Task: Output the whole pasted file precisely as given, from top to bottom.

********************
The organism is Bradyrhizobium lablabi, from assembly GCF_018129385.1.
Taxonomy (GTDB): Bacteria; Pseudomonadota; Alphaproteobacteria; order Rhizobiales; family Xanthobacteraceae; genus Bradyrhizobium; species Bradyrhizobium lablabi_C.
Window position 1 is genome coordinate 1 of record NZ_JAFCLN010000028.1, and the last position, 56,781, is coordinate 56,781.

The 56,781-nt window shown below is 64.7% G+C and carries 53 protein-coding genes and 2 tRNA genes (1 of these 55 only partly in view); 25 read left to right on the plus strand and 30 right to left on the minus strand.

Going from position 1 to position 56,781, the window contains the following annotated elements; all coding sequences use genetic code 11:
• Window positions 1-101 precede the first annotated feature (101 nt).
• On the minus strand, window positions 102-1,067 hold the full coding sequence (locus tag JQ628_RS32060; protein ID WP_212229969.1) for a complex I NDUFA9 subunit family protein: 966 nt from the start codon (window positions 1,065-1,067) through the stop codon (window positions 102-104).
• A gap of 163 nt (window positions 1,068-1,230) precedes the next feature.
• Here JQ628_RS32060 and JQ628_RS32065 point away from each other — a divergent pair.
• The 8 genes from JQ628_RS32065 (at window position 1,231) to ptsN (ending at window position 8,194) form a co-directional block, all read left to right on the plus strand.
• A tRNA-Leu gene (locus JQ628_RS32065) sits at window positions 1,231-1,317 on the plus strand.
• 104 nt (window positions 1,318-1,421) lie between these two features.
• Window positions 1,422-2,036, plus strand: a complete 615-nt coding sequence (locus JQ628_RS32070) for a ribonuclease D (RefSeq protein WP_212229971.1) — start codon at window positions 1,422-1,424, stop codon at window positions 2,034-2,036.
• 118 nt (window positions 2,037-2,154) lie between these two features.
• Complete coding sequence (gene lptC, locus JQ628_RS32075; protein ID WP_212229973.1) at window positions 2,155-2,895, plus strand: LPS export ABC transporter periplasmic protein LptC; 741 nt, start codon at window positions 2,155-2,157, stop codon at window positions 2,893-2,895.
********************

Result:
The organism is Bradyrhizobium lablabi, from assembly GCF_018129385.1.
Taxonomy (GTDB): Bacteria; Pseudomonadota; Alphaproteobacteria; order Rhizobiales; family Xanthobacteraceae; genus Bradyrhizobium; species Bradyrhizobium lablabi_C.
Window position 1 is genome coordinate 1 of record NZ_JAFCLN010000028.1, and the last position, 56,781, is coordinate 56,781.

The 56,781-nt window shown below is 64.7% G+C and carries 53 protein-coding genes and 2 tRNA genes (1 of these 55 only partly in view); 25 read left to right on the plus strand and 30 right to left on the minus strand.

Going from position 1 to position 56,781, the window contains the following annotated elements; all coding sequences use genetic code 11:
• Window positions 1-101 precede the first annotated feature (101 nt).
• On the minus strand, window positions 102-1,067 hold the full coding sequence (locus tag JQ628_RS32060; protein ID WP_212229969.1) for a complex I NDUFA9 subunit family protein: 966 nt from the start codon (window positions 1,065-1,067) through the stop codon (window positions 102-104).
• A gap of 163 nt (window positions 1,068-1,230) precedes the next feature.
• Here JQ628_RS32060 and JQ628_RS32065 point away from each other — a divergent pair.
• The 8 genes from JQ628_RS32065 (at window position 1,231) to ptsN (ending at window position 8,194) form a co-directional block, all read left to right on the plus strand.
• A tRNA-Leu gene (locus JQ628_RS32065) sits at window positions 1,231-1,317 on the plus strand.
• 104 nt (window positions 1,318-1,421) lie between these two features.
• Window positions 1,422-2,036, plus strand: a complete 615-nt coding sequence (locus JQ628_RS32070) for a ribonuclease D (RefSeq protein WP_212229971.1) — start codon at window positions 1,422-1,424, stop codon at window positions 2,034-2,036.
• 118 nt (window positions 2,037-2,154) lie between these two features.
• Complete coding sequence (gene lptC, locus JQ628_RS32075; protein ID WP_212229973.1) at window positions 2,155-2,895, plus strand: LPS export ABC transporter periplasmic protein LptC; 741 nt, start codon at window positions 2,155-2,157, stop codon at window positions 2,893-2,895.